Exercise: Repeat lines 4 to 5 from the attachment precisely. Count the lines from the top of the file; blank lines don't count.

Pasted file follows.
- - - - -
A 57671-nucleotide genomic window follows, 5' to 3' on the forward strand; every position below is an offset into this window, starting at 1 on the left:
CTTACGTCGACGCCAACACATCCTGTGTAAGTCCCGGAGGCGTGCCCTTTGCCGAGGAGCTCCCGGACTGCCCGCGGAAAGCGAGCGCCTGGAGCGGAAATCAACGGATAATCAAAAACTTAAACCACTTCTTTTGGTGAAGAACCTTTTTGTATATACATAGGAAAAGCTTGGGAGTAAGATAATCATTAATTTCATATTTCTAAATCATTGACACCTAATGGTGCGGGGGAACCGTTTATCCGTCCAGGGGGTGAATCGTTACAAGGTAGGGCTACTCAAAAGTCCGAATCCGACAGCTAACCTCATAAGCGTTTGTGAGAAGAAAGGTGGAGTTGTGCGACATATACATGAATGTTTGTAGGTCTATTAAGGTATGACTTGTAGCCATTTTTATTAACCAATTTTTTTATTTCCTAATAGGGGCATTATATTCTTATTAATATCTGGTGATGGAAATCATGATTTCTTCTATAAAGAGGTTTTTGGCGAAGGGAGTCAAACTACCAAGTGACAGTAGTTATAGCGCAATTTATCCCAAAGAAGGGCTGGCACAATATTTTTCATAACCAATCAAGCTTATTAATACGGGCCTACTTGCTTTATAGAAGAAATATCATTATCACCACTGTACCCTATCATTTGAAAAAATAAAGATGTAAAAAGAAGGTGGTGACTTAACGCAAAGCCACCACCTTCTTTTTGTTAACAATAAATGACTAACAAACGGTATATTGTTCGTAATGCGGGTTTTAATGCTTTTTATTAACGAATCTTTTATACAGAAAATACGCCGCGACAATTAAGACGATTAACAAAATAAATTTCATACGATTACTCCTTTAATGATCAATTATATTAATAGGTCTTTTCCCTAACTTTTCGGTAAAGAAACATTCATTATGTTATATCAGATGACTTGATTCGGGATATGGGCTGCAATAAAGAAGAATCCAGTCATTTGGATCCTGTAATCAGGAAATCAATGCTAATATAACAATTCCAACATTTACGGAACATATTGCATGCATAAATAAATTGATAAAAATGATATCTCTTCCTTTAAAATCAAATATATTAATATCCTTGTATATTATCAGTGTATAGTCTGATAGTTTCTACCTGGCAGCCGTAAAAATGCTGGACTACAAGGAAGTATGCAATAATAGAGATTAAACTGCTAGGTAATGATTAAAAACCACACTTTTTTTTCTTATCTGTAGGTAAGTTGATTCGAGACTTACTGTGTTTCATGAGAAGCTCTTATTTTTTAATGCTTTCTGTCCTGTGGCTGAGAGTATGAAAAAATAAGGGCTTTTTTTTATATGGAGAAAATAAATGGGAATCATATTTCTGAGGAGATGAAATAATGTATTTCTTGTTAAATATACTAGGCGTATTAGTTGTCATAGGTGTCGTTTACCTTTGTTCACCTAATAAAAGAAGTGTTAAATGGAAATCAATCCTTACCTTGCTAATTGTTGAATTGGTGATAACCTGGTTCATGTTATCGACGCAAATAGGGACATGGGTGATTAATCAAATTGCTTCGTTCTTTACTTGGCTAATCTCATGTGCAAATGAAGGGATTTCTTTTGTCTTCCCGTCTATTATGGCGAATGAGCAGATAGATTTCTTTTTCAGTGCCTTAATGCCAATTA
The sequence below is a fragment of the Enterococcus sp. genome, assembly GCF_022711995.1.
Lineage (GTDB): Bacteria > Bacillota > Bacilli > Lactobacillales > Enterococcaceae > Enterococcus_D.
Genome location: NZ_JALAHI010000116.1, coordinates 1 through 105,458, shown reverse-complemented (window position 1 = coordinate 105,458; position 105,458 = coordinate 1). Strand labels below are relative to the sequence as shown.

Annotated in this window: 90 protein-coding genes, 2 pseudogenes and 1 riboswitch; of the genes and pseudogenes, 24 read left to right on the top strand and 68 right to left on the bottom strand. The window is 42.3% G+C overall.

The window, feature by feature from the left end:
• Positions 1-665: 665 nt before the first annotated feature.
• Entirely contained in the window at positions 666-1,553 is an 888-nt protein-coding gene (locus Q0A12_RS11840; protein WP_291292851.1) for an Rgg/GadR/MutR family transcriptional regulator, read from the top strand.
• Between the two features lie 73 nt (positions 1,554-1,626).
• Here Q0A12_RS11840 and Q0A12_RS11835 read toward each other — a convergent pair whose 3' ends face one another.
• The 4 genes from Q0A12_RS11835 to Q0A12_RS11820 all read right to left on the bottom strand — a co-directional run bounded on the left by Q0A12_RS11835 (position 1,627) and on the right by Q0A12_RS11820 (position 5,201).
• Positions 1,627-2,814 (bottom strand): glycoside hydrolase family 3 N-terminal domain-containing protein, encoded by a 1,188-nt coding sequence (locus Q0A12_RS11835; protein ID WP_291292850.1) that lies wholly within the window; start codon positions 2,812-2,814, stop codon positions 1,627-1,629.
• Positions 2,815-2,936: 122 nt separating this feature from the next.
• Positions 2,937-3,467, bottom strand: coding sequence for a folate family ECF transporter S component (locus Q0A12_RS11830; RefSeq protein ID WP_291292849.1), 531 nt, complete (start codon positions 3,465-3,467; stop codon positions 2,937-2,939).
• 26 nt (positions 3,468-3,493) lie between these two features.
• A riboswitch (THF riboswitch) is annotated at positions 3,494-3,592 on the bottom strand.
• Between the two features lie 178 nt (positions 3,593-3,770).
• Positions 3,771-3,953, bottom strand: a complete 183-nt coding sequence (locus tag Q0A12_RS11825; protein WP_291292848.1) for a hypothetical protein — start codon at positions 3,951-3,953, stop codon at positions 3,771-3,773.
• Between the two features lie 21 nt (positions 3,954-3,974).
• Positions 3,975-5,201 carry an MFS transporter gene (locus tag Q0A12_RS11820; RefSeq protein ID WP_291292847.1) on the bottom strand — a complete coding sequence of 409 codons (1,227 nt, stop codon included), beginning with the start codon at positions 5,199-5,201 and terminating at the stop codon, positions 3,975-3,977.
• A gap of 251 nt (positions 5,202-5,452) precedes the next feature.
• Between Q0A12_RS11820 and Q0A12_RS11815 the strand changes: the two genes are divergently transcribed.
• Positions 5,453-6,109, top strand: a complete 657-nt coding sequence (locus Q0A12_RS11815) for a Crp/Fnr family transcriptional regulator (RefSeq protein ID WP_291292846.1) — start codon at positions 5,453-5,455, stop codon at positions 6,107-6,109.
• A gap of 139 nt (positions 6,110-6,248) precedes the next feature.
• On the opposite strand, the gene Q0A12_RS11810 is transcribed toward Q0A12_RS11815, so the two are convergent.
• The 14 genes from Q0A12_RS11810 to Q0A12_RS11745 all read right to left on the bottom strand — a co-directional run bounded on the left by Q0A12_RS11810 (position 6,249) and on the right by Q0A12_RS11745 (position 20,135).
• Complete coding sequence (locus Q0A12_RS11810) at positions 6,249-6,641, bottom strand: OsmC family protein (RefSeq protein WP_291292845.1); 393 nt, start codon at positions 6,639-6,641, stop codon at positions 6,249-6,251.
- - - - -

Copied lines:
Lineage (GTDB): Bacteria > Bacillota > Bacilli > Lactobacillales > Enterococcaceae > Enterococcus_D.
Genome location: NZ_JALAHI010000116.1, coordinates 1 through 105,458, shown reverse-complemented (window position 1 = coordinate 105,458; position 105,458 = coordinate 1). Strand labels below are relative to the sequence as shown.